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RE: New clickjacking research published

From: Hill, Brad <bhill@paypal-inc.com>
Date: Tue, 11 Sep 2012 02:20:10 +0000
To: Fred Andrews <fredandw@live.com>
CC: "public-webappsec@w3.org" <public-webappsec@w3.org>
Message-ID: <370C9BEB4DD6154FA963E2F79ADC6F2E259CBD@DEN-EXDDA-S12.corp.ebay.com>
<hat=editor>

Thank you for your comments, Fred.  I've updated the Implementation Considerations section of our editors' draft spec to reflect some of your concerns, and I'd encourage you to review what we're considering specifying, as it is informed by, but certainly not identical to, David's work.

http://dvcs.w3.org/hg/user-interface-safety/raw-file/tip/user-interface-safety.html

I have some concerns with your proposed alternative approach:

"UI widgets would be limited to a standard set with well known and
 expected behavior - standard buttons and forms etc. ... This may
limit the scope of customization that a web application can achieve in
such contexts but this seems like a small price to pay.  This approach
is also consistent with the roots and success of the web.  It builds on
user experience and expectations for the operation of a standard set
of widgets."

I think our experience with the web is actually the opposite - that standard buttons and forms with limited customization are widely loathed and rarely used, even when the cost in security is quite high.  Perhaps the biggest reason that we are still stuck using insecure, plaintext password, forms-based auth instead of more secure and phishing-resistant methods is that application owners value the ability to have full control, customization and branding of their login experience above almost all else.  They absolutely hate the current experience of HTTP based auth, and user agents have not been able to arrive at any agreement on how to present it in a standardized manner that is any more palatable to application authors.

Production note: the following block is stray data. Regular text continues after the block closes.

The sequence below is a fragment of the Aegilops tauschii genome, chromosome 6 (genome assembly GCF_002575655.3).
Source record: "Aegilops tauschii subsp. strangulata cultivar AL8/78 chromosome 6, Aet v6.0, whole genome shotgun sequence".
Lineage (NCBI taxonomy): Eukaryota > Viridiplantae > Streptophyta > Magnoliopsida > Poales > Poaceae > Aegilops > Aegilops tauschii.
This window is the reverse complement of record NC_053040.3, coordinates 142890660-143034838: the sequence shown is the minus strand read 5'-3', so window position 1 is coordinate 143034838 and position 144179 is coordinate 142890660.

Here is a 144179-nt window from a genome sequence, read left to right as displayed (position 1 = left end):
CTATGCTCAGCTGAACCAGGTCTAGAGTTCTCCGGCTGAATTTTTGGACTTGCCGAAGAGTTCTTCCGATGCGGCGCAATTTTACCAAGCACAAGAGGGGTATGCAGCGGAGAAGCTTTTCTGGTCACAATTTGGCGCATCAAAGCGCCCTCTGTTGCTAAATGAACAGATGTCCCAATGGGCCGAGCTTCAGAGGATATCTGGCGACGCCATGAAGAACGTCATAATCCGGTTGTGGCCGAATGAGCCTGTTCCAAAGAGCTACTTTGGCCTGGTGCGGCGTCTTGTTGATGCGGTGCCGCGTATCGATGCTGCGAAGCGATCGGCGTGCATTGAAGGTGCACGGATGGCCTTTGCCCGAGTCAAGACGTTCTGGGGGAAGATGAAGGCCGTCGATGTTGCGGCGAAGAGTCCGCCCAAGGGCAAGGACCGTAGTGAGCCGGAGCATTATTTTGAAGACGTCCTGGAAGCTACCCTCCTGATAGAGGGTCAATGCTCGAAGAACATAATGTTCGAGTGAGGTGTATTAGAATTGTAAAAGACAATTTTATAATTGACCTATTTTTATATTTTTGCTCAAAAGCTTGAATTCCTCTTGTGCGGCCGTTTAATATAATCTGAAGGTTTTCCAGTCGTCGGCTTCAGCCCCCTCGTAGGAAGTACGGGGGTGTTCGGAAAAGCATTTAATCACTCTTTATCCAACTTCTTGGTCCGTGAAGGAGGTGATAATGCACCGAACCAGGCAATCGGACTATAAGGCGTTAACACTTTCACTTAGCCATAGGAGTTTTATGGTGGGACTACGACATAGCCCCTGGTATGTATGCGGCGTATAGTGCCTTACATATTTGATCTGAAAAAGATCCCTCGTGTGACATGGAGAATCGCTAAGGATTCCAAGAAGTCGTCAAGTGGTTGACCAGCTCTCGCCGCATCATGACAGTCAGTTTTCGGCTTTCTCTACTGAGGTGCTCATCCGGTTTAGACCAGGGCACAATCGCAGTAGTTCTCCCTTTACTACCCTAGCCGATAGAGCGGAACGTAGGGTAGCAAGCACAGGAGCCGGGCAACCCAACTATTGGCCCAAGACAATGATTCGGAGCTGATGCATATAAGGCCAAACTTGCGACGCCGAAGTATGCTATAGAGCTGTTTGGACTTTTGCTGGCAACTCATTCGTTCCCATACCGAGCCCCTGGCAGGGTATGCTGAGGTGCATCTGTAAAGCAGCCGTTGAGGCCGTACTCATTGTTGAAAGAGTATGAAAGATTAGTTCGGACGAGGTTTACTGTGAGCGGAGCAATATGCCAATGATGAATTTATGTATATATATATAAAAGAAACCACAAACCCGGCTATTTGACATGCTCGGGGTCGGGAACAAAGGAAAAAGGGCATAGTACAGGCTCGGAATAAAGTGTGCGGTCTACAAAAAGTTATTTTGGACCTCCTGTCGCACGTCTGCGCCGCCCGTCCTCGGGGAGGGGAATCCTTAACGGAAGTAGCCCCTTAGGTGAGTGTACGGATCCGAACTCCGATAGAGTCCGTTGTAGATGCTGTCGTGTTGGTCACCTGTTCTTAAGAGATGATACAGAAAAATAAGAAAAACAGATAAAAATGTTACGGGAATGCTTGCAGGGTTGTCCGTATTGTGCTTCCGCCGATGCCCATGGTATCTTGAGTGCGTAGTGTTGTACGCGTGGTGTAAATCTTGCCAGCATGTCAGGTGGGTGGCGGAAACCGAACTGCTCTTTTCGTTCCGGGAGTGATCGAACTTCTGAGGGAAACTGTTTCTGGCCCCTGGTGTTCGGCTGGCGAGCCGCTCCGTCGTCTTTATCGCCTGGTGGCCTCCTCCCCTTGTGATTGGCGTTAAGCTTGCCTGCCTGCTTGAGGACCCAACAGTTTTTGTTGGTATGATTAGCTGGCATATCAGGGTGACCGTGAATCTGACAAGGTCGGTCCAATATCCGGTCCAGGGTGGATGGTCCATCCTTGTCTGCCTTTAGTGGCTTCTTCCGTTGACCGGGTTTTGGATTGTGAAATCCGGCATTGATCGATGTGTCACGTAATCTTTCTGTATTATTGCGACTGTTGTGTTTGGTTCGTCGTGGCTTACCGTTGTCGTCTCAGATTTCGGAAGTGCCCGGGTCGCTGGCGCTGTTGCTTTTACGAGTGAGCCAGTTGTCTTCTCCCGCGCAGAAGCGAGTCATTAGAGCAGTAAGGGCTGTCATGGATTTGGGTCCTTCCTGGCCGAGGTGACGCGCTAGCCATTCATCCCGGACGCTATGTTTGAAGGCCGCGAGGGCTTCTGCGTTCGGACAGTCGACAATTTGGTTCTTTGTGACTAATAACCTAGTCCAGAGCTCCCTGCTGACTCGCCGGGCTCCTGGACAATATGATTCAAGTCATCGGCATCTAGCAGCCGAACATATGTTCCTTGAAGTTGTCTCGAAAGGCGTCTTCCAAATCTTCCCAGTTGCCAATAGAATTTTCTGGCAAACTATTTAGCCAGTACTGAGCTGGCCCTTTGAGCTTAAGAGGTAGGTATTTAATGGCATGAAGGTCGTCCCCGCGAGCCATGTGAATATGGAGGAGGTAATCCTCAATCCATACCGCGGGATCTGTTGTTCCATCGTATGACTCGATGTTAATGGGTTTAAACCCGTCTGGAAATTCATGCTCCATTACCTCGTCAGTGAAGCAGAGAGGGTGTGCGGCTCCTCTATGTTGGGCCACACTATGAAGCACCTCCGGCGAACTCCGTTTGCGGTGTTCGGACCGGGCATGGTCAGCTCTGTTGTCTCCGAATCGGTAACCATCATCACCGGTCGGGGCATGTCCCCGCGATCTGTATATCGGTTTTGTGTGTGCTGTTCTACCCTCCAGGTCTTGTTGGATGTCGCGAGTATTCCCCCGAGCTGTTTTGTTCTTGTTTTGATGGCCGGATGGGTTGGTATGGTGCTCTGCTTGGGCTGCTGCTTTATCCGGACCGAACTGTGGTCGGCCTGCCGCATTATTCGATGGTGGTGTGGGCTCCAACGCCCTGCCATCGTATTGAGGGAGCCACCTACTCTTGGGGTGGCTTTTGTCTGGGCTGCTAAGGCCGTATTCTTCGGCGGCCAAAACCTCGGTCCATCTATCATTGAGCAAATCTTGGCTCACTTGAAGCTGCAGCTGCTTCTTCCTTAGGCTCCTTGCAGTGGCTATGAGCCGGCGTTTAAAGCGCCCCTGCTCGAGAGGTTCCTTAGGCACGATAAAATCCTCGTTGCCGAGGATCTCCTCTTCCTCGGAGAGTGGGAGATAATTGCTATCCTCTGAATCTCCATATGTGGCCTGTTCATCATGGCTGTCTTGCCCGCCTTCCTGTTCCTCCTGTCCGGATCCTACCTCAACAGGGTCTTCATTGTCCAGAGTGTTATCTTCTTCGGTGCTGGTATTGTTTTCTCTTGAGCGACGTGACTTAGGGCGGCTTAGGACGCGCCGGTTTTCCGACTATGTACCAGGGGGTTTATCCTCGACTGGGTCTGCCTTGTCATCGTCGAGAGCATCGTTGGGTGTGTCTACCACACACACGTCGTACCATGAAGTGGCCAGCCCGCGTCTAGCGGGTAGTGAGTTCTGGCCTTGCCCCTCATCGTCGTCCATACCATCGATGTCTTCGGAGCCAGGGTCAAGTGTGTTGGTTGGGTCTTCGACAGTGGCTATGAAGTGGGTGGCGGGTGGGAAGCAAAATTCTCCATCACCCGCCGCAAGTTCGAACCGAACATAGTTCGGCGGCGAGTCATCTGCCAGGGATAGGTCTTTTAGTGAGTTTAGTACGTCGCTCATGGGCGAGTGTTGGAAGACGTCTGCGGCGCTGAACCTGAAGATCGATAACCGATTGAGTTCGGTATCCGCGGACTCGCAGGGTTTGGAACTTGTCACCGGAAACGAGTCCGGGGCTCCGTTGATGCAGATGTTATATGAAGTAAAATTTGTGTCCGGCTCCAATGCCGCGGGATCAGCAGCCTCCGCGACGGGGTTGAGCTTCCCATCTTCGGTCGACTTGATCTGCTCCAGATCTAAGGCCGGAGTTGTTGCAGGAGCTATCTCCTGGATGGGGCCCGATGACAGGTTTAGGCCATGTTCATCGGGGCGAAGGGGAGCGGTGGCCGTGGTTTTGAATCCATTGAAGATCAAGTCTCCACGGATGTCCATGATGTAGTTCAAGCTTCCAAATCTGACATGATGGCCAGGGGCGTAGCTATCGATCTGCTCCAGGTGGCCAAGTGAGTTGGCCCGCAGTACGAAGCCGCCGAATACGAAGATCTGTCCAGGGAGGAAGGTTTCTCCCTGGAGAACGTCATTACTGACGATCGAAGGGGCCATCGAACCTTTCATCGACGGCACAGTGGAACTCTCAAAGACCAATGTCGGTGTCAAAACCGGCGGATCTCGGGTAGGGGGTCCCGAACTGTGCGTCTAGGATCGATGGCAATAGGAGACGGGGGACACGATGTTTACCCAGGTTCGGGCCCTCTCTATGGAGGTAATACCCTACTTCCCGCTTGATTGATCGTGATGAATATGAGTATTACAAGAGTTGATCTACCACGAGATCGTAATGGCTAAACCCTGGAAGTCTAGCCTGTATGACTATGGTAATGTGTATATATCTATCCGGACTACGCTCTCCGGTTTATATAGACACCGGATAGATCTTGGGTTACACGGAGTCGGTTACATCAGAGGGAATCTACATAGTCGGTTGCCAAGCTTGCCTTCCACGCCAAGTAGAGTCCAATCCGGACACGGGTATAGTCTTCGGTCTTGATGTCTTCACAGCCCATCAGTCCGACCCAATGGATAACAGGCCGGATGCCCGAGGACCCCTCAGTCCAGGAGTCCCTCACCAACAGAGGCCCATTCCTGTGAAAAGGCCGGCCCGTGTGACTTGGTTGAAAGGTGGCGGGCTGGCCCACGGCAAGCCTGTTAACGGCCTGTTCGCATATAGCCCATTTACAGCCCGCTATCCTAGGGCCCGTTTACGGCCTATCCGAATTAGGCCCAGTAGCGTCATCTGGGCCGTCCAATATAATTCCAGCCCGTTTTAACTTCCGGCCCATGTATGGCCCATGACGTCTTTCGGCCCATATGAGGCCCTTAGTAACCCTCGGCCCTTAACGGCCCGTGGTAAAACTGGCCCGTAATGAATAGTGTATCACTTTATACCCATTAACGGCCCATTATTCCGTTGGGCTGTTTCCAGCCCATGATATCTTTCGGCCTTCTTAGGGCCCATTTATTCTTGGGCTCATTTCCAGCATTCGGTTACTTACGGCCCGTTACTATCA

We also would greatly prefer to arrive at a solution that can be applied to existing applications few or no changes.  The most used and most attacked scenarios today, buttons like "like", "+1", "Pay", etc. are all small and highly customized, with high information density and quick visual differentiation being perhaps the top design considerations.  A standard widget set can't meet those requirements.

Brad Hill

From: Fred Andrews [mailto:fredandw@live.com] 
Sent: Monday, September 10, 2012 6:36 PM
To: Hill, Brad
Cc: public-webappsec@w3.org
Subject: Re: New clickjacking research published

> Our UI Safety co-editor, David Lin-Shung Huang, has been doing some stellar anti-clickjacking research in the last year and a half.  We've been discussing ideas and implications from his research for the full lifetime of the WG, and I'm happy to announce that the final paper is now available to read after he presented it at USENIX Security last week:

> http://websec.sv.cmu.edu/clickjacking/clickjacking.pdf